Out-Law News 3 min. read
10 May 2018, 3:48 pm
The UK's data protection watchdog has published new guidance on consent under the GDPR, which will apply from 25 May.
The ICO's guidance explained how, under the GDPR, rules on consent to data processing have been updated from those that have applied under the Data Protection Act.
The ICO said: "The key elements of the consent definition remain – it must be freely given, specific, informed, and there must be an indication signifying agreement. However, the GDPR is clearer that the indication must be unambiguous and involve a clear affirmative action."
"In essence, there is a greater emphasis in the GDPR on individuals having clear distinct (granular) choices upfront and ongoing control over their consent," it said.
The ICO highlighted new record-keeping duties that require organisations to document the consent they obtain, as well as further rules that require consent requests to be displayed clearly and prominently to data subjects. It also flagged new rights that data subjects will have to withdraw their consent at any time, as well as rules that prohibit businesses from requiring consumers' consent as a condition of a contract.
Consent is just one of six lawful basis for processing personal data under the GDPR. The ICO explained that there are benefits for businesses that rely on and adhere to the new consent rules.
"Basing your processing of personal data on GDPR-compliant consent means giving individuals genuine choice and ongoing control over how you use their data, and ensuring your organisation is transparent and accountable," the ICO said. "Getting this right should be seen as essential to good customer service: it will put people at the centre of the relationship, and can help build confidence and trust. This can enhance your reputation, improve levels of engagement and encourage use of new services and products. It’s one way to set yourself apart from the competition."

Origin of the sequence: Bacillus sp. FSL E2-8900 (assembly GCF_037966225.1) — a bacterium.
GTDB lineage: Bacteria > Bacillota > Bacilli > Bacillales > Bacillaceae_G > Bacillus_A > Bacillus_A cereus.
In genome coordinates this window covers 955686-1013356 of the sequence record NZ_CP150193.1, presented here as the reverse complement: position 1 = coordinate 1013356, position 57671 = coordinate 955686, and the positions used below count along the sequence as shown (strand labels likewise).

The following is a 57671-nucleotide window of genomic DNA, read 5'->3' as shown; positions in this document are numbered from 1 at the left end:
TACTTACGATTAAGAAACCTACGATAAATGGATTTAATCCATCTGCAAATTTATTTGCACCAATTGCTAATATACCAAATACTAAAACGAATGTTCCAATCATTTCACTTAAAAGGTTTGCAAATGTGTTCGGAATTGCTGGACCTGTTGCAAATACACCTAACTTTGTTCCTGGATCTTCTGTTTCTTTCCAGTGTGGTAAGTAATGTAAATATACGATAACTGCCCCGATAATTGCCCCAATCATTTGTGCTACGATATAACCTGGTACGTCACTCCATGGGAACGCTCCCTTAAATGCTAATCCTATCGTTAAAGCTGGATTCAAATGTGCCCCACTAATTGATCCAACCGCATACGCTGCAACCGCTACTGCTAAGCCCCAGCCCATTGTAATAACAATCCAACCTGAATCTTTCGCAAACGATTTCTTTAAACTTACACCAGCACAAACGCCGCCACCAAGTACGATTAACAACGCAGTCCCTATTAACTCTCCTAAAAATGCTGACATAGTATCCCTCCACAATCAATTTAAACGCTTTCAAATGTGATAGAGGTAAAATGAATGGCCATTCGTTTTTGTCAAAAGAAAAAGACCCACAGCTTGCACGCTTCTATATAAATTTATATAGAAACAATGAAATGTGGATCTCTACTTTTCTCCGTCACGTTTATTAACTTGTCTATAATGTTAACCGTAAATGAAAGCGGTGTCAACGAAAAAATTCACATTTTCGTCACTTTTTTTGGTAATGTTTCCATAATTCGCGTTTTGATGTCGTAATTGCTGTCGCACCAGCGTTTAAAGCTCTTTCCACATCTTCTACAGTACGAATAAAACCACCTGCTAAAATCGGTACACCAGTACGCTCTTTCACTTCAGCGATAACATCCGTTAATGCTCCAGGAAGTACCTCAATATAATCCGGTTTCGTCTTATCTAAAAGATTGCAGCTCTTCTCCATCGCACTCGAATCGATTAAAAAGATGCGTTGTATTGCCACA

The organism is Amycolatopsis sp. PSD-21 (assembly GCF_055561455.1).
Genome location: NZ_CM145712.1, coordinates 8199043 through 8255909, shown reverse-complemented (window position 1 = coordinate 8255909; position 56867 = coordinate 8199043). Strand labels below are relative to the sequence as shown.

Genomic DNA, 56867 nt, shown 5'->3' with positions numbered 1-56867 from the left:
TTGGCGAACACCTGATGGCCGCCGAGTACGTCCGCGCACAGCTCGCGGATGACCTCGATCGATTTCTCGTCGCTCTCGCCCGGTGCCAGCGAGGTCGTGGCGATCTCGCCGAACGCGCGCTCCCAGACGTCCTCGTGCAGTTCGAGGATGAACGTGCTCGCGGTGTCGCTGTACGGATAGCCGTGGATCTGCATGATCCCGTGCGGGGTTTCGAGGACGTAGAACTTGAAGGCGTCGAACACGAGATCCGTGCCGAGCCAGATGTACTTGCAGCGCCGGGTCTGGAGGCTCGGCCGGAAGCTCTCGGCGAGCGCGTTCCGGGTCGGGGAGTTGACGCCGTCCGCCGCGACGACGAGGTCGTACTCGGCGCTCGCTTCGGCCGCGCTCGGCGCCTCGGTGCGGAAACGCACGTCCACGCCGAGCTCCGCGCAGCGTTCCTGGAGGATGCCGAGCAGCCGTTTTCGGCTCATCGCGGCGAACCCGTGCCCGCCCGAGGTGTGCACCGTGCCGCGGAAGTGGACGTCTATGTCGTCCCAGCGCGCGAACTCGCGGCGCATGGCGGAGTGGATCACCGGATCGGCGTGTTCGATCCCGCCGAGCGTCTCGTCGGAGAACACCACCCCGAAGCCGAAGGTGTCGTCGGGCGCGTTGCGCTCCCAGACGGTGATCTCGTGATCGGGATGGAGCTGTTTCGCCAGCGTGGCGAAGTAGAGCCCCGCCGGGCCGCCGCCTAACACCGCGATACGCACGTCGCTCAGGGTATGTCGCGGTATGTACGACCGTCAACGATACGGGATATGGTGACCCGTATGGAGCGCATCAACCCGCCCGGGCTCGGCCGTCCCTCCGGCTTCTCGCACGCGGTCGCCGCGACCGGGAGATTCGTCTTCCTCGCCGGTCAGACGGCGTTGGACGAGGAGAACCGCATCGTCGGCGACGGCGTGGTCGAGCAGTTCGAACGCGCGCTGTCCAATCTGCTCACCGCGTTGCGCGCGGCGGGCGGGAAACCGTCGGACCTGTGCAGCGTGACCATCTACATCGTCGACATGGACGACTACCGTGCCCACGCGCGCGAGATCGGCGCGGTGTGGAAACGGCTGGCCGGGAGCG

However, the ICO also pointed out that organisations that rely on consent will be responsible for respecting rights of individuals that the GDPR ties to that basis of processing, such as individuals' qualified right to require the erasure of data about them and the right to data portability.
Claire Edwards, a specialist in data protection law at Pinsent Masons, the law firm behind Out-Law.com, said: "As the ICO itself puts it in its guidance, consent will not always be 'the most appropriate or easiest' legal basis on which to rely on for processing personal data. Organisations should therefore consider alternatives to consent where possible – often they might find that they have a legitimate interest in processing the data and that they are able to pursue those interests by law without the need for consent."
"Consent will continue to be required by organisations when they engage in direct electronic marketing activities, unless they fall within the soft-opt in rules under e-Privacy regulations, and it is likely that explicit consent will be required where organisations wish to process special categories of data, such as information about an individuals' health, sexual orientation or race." she said.
"Although the ICO is at pains to stress that the GDPR does not automatically require organisations to update the consents they have previously obtained, it does urge organisations to review their existing consents and consent mechanisms to ensure that they comply with the new Regulation – in this respect, it is worth highlighting that the use of pre-ticked boxes in online privacy policies will not constitute valid consent," Edwards said.
Steve Wood, deputy commissioner for policy at the ICO, said: "It’s important to check your processes and records to be sure existing consents meet the GDPR standard. If they do there is no need to obtain fresh consent. Where you have an existing relationship with customers who have purchased goods or services from you it may not be necessary to obtain fresh consent."
The ICO's consent guidance complements other consent guidance that a group of EU data protection authorities published late last year.
The Article 29 Working Party, of which the ICO is a part, said that businesses that review existing consents and find that they would be invalid under the GDPR will have a "one off" chance to continue with that processing if another legal basis for the processing applies.